For our special 50th anniversary issue, Canada’s brightest, boldest, and most rebellious thinkers, doers, and creators share their best big ideas. Through ideas macro and micro, radical and everyday, we present 50 essays, think pieces, and calls to action. Picture: plans for sustainable food systems, radical legislation, revolutionary health care, a greener planet, Indigenous self-government, vibrant cities, safe spaces, peaceful collaboration, and more—we encouraged our writers to dream big, to hope, and to courageously share their ideas and wish lists for our collective better future. Here’s to another 50 years!
If you’re a This Magazine reader, you almost surely have an opinion about gentrification—that either it’s good or bad. Otherwise known as neighbourhood renewal, gentrification has come to dominate the discourse around modern urban development. And no wonder. When coupled with the hockey stick-shaped inflation in the housing market, gentrification has made urban living increasingly less affordable for those who don’t command six-figure salaries. These are the same people who do all the essential work that allows cities to function: teachers, nurses, personal support workers, public servants.
The issue I want to raise is how municipalities can become more proactive about the ripple effects of this rapidly accelerating process. Namely, I want to ask: Why should municipal officials go out of their way—as often seems to be the case—to improve neighbourhoods experiencing gentrification? Why don’t they instead pursue a form of negative planning—becoming incrementally less responsive to homeowner concerns, or promoting development projects that conflict with the quality of life in up-and-coming neighbourhoods? Why don’t local governments deliberately seek to make these areas less desirable as an antidote to run-away real estate prices?
Stay with me here. As someone who has been writing about municipal affairs for more than 20 years, I’m keenly aware my foregoing questions are more rhetorical thought experiment than workable policy proposal. But I still think it’s worth pulling this thread if only to explore how the cycles of gentrification, real estate speculation, and municipal re-investment reinforce and amplify one another—thus accelerating the interlinked affordability and housing crises that afflict big cities. The privileging of gentrification is baked into certain types of municipal policies—for example, the cash-for-density-bonus mechanisms, such as Ontario’s Section 37/45 rules. Under them, municipalities allow developers to add density in exchange for money invested in local improvements—new or improved parks, art spaces, public art, daycare spaces, etc. (Other jurisdictions have similar versions of these policies.)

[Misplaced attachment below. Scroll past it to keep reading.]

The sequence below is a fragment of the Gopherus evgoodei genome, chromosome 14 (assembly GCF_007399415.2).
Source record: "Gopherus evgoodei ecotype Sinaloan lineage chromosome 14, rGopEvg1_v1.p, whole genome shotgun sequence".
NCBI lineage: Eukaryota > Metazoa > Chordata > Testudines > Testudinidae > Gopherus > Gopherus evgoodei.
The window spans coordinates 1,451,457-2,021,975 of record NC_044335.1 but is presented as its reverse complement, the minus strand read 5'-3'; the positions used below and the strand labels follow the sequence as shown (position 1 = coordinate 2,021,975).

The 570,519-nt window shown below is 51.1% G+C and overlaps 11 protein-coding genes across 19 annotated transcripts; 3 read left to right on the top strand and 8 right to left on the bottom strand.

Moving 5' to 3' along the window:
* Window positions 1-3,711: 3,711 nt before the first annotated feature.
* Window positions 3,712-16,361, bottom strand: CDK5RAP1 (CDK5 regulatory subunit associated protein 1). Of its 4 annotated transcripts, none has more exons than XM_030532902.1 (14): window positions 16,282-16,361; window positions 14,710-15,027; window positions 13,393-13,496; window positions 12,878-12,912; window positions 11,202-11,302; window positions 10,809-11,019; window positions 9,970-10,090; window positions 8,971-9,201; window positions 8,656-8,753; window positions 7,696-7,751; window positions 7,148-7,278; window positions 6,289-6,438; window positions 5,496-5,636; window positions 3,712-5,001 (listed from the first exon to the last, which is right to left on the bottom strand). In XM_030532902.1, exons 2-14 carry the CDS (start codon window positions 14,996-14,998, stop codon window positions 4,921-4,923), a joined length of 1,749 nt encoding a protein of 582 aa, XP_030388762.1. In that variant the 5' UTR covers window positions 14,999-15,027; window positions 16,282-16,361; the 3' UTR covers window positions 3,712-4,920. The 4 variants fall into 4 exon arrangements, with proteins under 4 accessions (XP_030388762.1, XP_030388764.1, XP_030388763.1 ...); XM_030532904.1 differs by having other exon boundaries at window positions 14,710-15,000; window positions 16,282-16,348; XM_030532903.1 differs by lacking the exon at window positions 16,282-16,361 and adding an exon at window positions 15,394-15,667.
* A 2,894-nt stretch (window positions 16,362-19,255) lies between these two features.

The ostensible justification is that such funds are invested in public amenities that become necessary due to the incremental population growth that comes with increased density. The reality, however, is quite different.
In Toronto, for example, hundreds of millions of dollars in Section 37/45 funds, paid by high-rise condo developers, land in neighbourhoods experiencing intensification. But intensification is often a manifestation of desirability: developers build in sought-after areas that are already seeing an influx of capital and discretionary spending. The residents of these same neighbourhoods then receive additional benefits, in the form of new amenities, which, in turn, make their homes even more desirable, thus attracting other developers. In short, the financial benefits from these developer contributions accrues—in the form of higher property values—to the residents in these communities. It all gets very circular.
I’d argue that for cities facing skyrocketing housing prices (including rents), the only justified use of such funds in gentrifying neighbourhoods is the creation of new affordable housing. I am surprised to find myself agreeing with former Toronto councillor Doug Ford (brother of the late mayor Rob) who argued during the 2014 mayoral race that the millions collected from downtown developers should be spent to improve public amenities citywide, including less affluent communities that see little in the way of new development activity, and thus receive virtually no Section 37/45 money.
The point is that municipalities can, in fact, choose to impose a measure of control over the pace of gentrification and the intensity of the real estate speculation that accompanies it—one that could buttress the resiliency and sustainability of the entire city. A mindful approach would recognize that officially enabled gentrification will eventually become a self-consuming force that produces lovely neighbourhoods in which almost no one will be able to afford to live.
John Lorinc is a Toronto journalist and editor. He writes regularly about urban affairs, local history, and the environment. Lorinc is the author of two books on cities, as well as a co-editor of Subdivided: City-Building in an Age of Hyper-Diversity (Coach House).